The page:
He was baptized, became a priest, a bishop, a famous Catholic writer, Founder of religious priests, and one of the greatest saints that ever lived. He became very devout and charitable, too. On the wall of his room he had the following sentence written in large letters: "Here we do not speak evil of anyone." St. Augustine overcame strong heresies, practiced great poverty and supported the poor, preached very often and prayed with great fervour right up until his death. "Too late have I loved You!" he once cried to God, but with his holy life he certainly made up for the sins he committed before his conversion.
Reflect on any bad habits you have that you would like to give up. Take some time to write them down, and think about who might be able to support you in giving up these habits. St Augustine had the support of his mother, St Monica, and his teacher, St Ambrose. He also had many good friends to support him. Who do you have?
Say the following short prayer: "Loving God, like St Augustine, help me to give up my bad habits. Give me the strength I need to turn my life around and to rest happily in your love. Amen."
Image fromFrom Wikimedia Commons,
The Passion of St John the Baptist.
St John the Baptist is the only saint who is honoured by the Church on both his birth (June 24) and his death (August 29). He is a heroic example of someone who was determined to fulfil God's will in our lives no matter what the obstacles may be.
Read The Gospel of Mark, Chapter 6: 17-29. It tells the story of St John the Baptist's death.
Consider the following questions:
Why was St John imprisoned by Herod?
Why was Herod reluctant to kill St John?
Why did Herod ultimately decide to have John the Baptist killed?
Can you think of a time when you or someone you know have stood up for what you know is right, even if others might not agree with you?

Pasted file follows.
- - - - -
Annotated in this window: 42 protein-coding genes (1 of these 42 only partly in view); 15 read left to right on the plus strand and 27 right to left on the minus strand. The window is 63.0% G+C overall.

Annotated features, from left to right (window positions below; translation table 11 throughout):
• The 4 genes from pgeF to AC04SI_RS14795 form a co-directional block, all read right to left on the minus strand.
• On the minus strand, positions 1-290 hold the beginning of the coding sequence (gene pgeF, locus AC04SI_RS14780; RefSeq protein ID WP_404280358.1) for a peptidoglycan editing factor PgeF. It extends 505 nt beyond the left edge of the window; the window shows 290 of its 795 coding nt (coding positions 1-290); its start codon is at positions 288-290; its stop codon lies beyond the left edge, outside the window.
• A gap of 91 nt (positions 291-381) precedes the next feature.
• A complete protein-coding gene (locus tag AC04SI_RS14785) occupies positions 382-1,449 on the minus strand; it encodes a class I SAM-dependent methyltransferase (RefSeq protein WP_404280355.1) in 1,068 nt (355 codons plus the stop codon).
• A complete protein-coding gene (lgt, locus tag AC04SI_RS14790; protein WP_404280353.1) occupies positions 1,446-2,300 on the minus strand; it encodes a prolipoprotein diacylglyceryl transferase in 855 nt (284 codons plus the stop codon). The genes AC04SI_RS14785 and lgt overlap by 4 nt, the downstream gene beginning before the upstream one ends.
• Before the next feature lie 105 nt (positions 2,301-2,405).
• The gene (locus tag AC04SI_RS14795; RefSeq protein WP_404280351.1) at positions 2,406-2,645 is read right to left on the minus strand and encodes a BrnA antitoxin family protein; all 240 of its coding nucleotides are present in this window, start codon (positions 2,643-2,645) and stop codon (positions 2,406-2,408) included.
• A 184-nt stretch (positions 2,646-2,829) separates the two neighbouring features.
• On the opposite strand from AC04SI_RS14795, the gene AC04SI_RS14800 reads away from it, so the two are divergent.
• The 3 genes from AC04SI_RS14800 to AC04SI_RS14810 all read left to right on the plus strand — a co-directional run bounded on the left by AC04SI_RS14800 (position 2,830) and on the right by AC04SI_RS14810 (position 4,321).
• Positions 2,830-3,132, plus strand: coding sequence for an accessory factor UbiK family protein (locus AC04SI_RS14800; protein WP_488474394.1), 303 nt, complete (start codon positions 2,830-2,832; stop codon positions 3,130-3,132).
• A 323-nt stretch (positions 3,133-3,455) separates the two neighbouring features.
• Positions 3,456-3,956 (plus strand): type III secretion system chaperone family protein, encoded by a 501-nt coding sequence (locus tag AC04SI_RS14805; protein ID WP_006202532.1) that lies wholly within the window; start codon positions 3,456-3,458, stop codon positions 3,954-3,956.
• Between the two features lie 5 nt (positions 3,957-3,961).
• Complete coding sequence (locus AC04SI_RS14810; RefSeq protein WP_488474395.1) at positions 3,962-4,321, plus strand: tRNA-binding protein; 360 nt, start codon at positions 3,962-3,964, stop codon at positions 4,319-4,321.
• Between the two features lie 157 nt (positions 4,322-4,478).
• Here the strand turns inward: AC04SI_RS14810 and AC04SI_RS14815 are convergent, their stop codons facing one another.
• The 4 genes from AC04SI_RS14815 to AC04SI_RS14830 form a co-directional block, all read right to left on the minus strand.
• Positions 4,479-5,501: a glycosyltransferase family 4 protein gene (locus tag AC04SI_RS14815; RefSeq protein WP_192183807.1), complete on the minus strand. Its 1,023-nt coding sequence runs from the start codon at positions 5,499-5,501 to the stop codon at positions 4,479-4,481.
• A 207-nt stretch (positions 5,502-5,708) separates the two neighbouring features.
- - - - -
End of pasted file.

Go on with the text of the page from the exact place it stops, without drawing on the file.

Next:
What would you stand up for?
Is there any truth you would consider risking your life for?
Prayer Help us to be brave like St John the Baptist
And to speak out when we see people doing wrong things.
Help us to encourage people to come and say sorry to you,
and to help others to live good lives.
Help us to be brave like John the Baptist,
When people don’t like what we say.
Loving God, help us stay close to you
When we want to stand up for what’s right,
Help us stray straight and true,
Help us stay close to you.
From Prayer & Prayer Activities, For worship with adults, children and all ages. Edited by Gill Ambrose, Maureen Baldwin, Jean Harrison and Pam Macnaughton. Canterbury Press, 2013.
From Wikimedia Commons
In today's Gospel (Mathew 24: 42-51), Jesus asks the disciples to be watchful and ready for the return of the Son of Man. This reminds us all to be watchful: alert and attentive to the opportunities and chances that our life offers us, and respond to these opportunities with faith, hope and love.
A Prayer Activity:
All stand in a circle holding hands. Ask the Holy Spirit to come and be with you. All turn to your left and put your hand on the shoulder of the prson in front of you. Ask God to be with that person. All turn to your right and do the same. All turn to face outwards and hold hands. Ask God to be with all our brothers and sisters all over the world. ages.
(From Prayer & Prayer Activities, For worship with adults, children and all Press, 2013.)
Image from Wikimedia Commons
In today's Gospel, Jesus reminds us that we must be ready and watchful for whenever he may come.
Give everyone in the room a tealight candle, and get them to light it. Or for small children, you could give them all a picture of a lit candle.
Lord Jesus, you are the light of wisdom.
Lord Jesus, you are the light of love.
Lord Jesus, you are the light of truth.
Lord Jesus, you are the light of peace.
Lord Jesus, you are the light of hope.
Lord Jesus, you are the light of joy.
May we always be ready to keep the lights of our lives alight and ready for you, so that every day, we will be ready to enter the door of your love.
(From Prayer & Prayer Activities, For worship with adults, children and all ages. Edited by Gill Ambrose, Maureen Baldwin, Jean Harrison and Pam Macnaughton. Canterbury Press, 2013.)
Image from Pixabay.com